- Guidebook from Planetyze about Center Gai
- Reviews from TripAdvisor about Center Gai
- Tours of Center Gai
(image by upload.wikimedia.org)
Komachi-dori is a popular street attracting everyone from local residents to tourists. Going past the landmark of the red torii gate, you will find the street filled with attractive shops and cafes. You will have no trouble choosing souvenirs from the many famous local products.
On Komachi-dori which stretches about 360 meters straight from the large red torii that can be seen from the station, there are about 250 stores. With the ocean nearby and internationally famous tourist sites all over the place, there are not only the local residents but also many travelers visiting on the weekends to trek around the temples and to spend their free time by the sea. It is fun to leisurely stroll around while looking at the storefronts, enjoying the famous sweets of Kamakura and shopping for old handicrafts and antiques. There is a mix of long-established places frequented by the locals along with trendy shops for the young on this street, and of course, there are also restaurants, cafes, general stores and handicraft shops. Being a historical city blessed with culture from the old times, Kamakura has amassed a local cuisine, confections and handicrafts of high quality, so you will have no problems selecting souvenirs.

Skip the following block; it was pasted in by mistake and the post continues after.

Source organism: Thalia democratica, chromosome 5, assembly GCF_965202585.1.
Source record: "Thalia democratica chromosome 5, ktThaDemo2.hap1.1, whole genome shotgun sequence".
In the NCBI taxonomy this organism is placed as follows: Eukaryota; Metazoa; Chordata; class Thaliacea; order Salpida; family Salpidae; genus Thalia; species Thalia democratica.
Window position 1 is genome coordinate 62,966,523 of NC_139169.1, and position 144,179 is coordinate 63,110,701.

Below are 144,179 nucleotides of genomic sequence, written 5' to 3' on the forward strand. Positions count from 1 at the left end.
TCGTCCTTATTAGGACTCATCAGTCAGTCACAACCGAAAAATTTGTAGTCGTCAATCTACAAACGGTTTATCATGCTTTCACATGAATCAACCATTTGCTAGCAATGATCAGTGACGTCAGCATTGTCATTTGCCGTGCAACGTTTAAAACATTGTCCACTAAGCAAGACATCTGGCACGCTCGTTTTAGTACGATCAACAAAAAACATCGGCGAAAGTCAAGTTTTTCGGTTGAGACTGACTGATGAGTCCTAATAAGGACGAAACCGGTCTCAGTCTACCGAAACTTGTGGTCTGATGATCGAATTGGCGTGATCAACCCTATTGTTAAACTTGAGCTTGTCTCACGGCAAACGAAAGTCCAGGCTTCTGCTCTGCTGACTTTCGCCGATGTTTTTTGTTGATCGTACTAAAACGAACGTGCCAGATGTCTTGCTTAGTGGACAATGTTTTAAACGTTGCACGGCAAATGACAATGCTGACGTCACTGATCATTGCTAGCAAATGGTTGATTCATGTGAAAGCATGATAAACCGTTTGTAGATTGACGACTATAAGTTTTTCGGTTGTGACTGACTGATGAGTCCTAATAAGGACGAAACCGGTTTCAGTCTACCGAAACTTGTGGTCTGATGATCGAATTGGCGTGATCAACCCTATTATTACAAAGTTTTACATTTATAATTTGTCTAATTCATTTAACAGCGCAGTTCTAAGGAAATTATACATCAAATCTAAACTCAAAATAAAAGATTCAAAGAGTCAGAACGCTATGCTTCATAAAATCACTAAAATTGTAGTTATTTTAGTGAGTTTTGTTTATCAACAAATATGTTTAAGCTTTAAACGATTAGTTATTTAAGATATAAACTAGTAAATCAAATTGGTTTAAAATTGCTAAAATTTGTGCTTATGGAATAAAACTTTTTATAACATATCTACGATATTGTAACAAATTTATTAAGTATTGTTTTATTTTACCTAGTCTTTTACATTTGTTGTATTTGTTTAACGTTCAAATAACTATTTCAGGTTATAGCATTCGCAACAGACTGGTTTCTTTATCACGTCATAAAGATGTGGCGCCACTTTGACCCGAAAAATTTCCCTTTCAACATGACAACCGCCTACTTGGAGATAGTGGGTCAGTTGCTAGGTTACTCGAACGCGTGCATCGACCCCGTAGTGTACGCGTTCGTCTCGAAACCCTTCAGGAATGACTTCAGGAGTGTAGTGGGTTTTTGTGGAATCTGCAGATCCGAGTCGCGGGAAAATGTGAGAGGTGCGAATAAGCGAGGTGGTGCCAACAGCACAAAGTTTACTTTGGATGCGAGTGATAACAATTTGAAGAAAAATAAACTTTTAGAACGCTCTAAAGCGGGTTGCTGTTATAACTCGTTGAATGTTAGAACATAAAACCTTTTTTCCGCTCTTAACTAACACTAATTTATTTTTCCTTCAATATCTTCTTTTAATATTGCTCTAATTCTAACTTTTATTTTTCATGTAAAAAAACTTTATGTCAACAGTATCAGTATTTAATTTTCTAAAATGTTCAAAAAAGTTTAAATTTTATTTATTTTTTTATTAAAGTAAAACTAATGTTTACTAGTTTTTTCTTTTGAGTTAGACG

- Guidebook from Planetyze about Komachi-dori
- Reviews from TripAdvisor about Komachi-dori
- Tours of Komachi-dori